Fake news: much more than a flippant term coined by Donald Trump.
In fact, it’s been around forever (thanks, Gutenberg!). It dates back centuries where tabloid publications and pamphlets were posting sensational stories of a downright mysterious and fantastical nature.
The reason you hear it so often now (other than as a Trump line of defense), is because people are finally understanding the danger it presents.
In light of yesterday and today’s congressional testimonies from Facebook, Twitter and Google, it’s becoming clear that interference in the daily content that people willingly consume may actually fundamentally be altering things as large as politics.
Not to mention News Media Alliance, a nonprofit organization dedicated to “advancing the business of news”, recently launched #SupportRealNews – a $10 million campaign aimed at promoting “real news produced by trusted news organizations”.
Oh and by the way, this is the organization second phase of their real news fight.
It didn’t seem to really bother anyone, as the headlines were usually sensational enough that people could smell the outrageousness from a mile away. That is, until the internet made it profitable.
Enter social media.
Unfortunately, those advanced algorithms created by platforms like Facebook, Twitter and Google aren’t always as detailed as they sound.
Sure, they look to make sure your campaign images aren’t overwhelmed with text, graphic or totally offensive. But ultimately, if the ad is paid for, it seems to run more often than not.
Then, when it gets mashed up in everyone’s feeds, it’s hard to sort out the crap. People are great at evading straight up ads, but fake news and real news really stumps them. Especially with a “promoted” sign beside it.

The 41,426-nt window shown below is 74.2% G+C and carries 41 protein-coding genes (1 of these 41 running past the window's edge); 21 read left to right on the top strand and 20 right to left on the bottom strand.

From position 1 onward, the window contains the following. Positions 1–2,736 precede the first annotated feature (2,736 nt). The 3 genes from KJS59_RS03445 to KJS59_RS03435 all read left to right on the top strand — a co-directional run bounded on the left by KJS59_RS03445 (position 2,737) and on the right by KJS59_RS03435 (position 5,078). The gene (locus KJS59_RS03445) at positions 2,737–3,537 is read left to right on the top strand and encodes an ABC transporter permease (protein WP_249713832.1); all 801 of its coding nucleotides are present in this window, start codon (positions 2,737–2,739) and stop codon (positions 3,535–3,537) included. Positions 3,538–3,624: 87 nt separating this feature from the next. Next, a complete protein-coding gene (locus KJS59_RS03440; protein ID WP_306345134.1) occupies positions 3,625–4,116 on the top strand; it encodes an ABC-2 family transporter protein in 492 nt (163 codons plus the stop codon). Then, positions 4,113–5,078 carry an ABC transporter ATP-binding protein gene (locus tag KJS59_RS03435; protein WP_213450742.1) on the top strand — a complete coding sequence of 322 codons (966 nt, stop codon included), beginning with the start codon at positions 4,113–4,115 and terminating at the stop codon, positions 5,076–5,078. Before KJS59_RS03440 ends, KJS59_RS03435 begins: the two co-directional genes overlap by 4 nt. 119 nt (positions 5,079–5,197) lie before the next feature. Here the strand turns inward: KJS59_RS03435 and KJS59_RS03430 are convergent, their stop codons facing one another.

After all, why would a huge reputable tech company like Facebook knowingly promote harmful messaging?
Now enter the 2016 presidential election. We’re not by any means accusing Facebook, Twitter or Google of being complicit in some Russian scheme, but each platform certainly holds a responsibility in keeping on track of what gets distributed through it (especially with the amount of data and insight they have).
So, we’ve decided that we want to tackle the topic of Fake News, in a special four-part Brain Chatter segment.
1. First, we’ll get to the root of it. Get ready for a history lesson.
2. Distribution is next. We’ll take a look at the business of running ads and how distribution changed the “fake news” game, from marketers to the internet to social media.
3. After, we’ll explore the effects of the fake news phenomenon as felt by politicians, actual news organizations and everyday people.
4. Lastly, we’ll look ahead. What should, or can be done? How does this change advertisers’ and journalists’ jobs, alike? How will this change content?
Let’s turn some pages.
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